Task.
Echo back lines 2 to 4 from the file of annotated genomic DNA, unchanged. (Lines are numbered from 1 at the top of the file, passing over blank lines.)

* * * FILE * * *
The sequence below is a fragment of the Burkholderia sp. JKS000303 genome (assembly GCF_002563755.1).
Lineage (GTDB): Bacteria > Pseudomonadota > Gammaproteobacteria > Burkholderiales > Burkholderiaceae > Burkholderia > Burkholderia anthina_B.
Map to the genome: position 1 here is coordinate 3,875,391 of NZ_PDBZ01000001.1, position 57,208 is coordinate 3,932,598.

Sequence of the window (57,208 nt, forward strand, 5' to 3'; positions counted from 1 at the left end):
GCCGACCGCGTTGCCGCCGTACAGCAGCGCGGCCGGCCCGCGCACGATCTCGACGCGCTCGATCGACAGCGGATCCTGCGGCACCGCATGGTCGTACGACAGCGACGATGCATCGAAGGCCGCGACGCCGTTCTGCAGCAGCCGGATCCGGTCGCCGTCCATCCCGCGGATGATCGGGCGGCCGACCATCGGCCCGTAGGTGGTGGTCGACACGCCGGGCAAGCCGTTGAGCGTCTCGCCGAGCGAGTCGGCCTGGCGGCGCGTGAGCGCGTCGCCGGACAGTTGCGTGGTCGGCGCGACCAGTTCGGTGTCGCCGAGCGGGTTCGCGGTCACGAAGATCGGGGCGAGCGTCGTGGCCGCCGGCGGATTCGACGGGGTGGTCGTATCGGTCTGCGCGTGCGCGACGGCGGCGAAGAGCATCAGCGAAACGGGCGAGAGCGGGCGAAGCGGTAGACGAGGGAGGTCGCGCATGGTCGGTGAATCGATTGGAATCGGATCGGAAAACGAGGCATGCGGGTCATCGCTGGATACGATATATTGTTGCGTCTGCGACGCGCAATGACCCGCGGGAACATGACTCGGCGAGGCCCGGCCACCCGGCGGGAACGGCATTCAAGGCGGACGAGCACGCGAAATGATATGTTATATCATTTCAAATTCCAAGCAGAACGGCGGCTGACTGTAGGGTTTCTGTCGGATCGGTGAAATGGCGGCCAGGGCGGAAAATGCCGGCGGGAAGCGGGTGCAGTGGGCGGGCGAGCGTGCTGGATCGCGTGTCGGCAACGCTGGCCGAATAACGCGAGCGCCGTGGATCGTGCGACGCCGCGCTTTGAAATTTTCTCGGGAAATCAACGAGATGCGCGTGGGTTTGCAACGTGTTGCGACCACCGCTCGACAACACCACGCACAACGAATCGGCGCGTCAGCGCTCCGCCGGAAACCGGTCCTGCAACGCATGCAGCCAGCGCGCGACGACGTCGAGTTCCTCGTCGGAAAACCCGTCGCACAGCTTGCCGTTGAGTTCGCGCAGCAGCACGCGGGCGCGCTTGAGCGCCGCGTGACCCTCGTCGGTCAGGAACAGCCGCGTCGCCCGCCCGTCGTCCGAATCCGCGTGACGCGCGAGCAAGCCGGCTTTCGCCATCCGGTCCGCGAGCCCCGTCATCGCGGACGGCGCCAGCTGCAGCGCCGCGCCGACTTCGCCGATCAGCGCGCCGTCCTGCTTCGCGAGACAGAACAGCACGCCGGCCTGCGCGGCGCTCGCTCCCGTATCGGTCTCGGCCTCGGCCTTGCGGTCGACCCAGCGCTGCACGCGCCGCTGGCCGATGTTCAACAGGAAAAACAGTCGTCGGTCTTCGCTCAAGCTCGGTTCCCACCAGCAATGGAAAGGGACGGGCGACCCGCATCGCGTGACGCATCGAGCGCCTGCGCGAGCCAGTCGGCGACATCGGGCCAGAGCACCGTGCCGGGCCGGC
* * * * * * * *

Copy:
Lineage (GTDB): Bacteria > Pseudomonadota > Gammaproteobacteria > Burkholderiales > Burkholderiaceae > Burkholderia > Burkholderia anthina_B.
Map to the genome: position 1 here is coordinate 3,875,391 of NZ_PDBZ01000001.1, position 57,208 is coordinate 3,932,598.

Sequence of the window (57,208 nt, forward strand, 5' to 3'; positions counted from 1 at the left end):